(And I ask you, where else are you likely to find a bastardized Shakespeare quote in a blog title?)
As noted here, “The Dark Knight” was the No. 1 movie at the box office for the fourth week in a row. I’m not sure exactly what that says about the taste of the movie-going public (and I include myself), but there you are.
And I had planned to add some thoughts on the movie on Friday before all of the mess over John Edwards hit the fan primarily because of what that numbskull Glenn Beck said about it here.
(And I’m sorry – accuse me all you want of trying to degrade the opinions of others, but Beck IS a numbskull at the very least; as long as I’ve been subjected to his blather, I can’t think of a single constructive thought or utterance from this person.)
And the answer is yes, I did see “The Dark Knight” about a week or so ago, partly out of parental duty, screening the movie for the young one (and despite the PG-13 rating, I wish to emphasize that this movie is NOT something that should be viewed by pre-teen kids, IMHO). However, I won’t lie to you; I wanted to see it for myself also.
In addition to being what, at many moments, is a two-hour-and-thirty-minute thrill ride (and you really aren’t aware of the length, trust me), it is also about as involving a story of good and evil on a real basic level as you are likely to see.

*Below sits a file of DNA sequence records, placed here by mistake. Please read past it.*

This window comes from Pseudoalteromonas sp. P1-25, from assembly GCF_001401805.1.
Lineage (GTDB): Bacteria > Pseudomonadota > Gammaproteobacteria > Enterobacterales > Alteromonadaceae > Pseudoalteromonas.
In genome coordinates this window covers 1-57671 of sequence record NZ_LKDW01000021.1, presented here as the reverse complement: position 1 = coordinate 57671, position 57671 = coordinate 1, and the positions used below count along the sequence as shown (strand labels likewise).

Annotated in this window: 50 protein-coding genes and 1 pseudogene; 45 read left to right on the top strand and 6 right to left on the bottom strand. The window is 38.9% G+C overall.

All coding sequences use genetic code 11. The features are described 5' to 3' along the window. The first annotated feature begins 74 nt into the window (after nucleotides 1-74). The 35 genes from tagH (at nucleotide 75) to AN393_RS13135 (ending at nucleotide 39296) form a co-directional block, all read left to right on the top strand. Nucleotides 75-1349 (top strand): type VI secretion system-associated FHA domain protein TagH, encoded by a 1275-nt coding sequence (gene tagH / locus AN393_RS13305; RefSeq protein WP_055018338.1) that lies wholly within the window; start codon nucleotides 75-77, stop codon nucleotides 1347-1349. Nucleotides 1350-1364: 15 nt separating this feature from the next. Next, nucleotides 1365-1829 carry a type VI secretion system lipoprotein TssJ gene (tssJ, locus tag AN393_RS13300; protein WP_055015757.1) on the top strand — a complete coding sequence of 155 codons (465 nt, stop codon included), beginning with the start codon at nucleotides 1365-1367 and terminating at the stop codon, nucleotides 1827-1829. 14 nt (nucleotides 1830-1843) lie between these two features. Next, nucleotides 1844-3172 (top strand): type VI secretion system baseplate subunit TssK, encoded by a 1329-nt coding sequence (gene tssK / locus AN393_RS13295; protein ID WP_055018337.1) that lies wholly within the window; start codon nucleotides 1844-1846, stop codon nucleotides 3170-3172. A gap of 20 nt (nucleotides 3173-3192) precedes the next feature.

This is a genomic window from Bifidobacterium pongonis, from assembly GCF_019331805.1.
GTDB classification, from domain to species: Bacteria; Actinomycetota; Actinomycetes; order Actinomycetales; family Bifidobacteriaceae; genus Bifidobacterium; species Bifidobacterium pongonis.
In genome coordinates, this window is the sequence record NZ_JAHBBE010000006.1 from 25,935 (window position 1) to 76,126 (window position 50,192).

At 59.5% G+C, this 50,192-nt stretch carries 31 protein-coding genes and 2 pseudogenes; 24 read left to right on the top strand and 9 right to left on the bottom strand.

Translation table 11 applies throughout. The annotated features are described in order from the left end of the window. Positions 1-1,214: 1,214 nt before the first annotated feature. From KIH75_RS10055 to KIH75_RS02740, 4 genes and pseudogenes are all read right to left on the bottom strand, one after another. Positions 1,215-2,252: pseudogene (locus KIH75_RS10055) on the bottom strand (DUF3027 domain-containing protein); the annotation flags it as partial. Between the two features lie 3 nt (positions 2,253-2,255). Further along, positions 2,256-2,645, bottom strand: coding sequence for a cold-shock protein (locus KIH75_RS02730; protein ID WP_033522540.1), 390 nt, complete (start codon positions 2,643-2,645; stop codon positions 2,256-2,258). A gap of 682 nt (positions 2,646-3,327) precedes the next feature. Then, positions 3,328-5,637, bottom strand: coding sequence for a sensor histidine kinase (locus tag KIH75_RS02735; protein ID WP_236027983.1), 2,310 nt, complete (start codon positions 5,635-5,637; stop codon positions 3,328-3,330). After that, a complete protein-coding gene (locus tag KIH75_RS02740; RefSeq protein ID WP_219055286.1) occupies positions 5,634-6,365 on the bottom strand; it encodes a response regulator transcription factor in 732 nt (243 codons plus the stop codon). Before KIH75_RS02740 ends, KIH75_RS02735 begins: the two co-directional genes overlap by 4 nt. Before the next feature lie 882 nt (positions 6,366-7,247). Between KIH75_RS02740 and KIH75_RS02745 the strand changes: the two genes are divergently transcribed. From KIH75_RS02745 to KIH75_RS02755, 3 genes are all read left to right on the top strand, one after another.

And as much as I hate to say it (especially after ridiculing him), Beck is partly right in that the film is a reflection of our life and times - a bit, anyway – creating a sense of dread concerning the inevitability of evil in Gotham City (just the environment for the neocon nut jobs to perpetrate their foul acts, with the Iraq war the most infamous of them all).
However, in Gotham City, you see certain politicians, police, and members of law enforcement (to say nothing of Batman, of course), acting nobly to fight evil, but of course, The Joker (and Heath Ledger’s performance is everything people say it is, and maybe more) skillfully infiltrates the entire law enforcement apparatus to create chaos, and as the movie evolves, you realize that he truly is a step ahead of everyone.
But getting back to Beck, my issue with him is that there really is nothing to celebrate in this movie, nothing that should be considered worthy of emulation. Long before Batman strike his deal with Commissioner Gordon at the end of the movie that creates the whole “Dark Knight” mythology (trying really hard not to give away plot points here), you see him breaking all kinds of rules, whether or not it’s kidnapping a foreign national, doing battle with members of a SWAT team, or, as Beck alluded to, concocting a means to eavesdrop on people’s phone calls (a tactic to which the Morgan Freeman character takes strong objection, as Beck also notes).
In short, this movie is very dark, escapist entertainment that “raises the bar” for the genre (and I have an idea why Christian Bale felt he had to grunt his dialogue as Batman, but it was still hard to hear him at times). I could probably go back and watch it again to catch what I missed the first time, but I don’t think I’ll do that any time soon.
However, even though the movie hits its intended mark, anyone who thinks this film is “a paean to fortitude and moral courage” is living in a truly dark place and, I believe, should seek counseling. And anyone who believes it embodies “values” of any positive sort is as messed up as The Joker himself.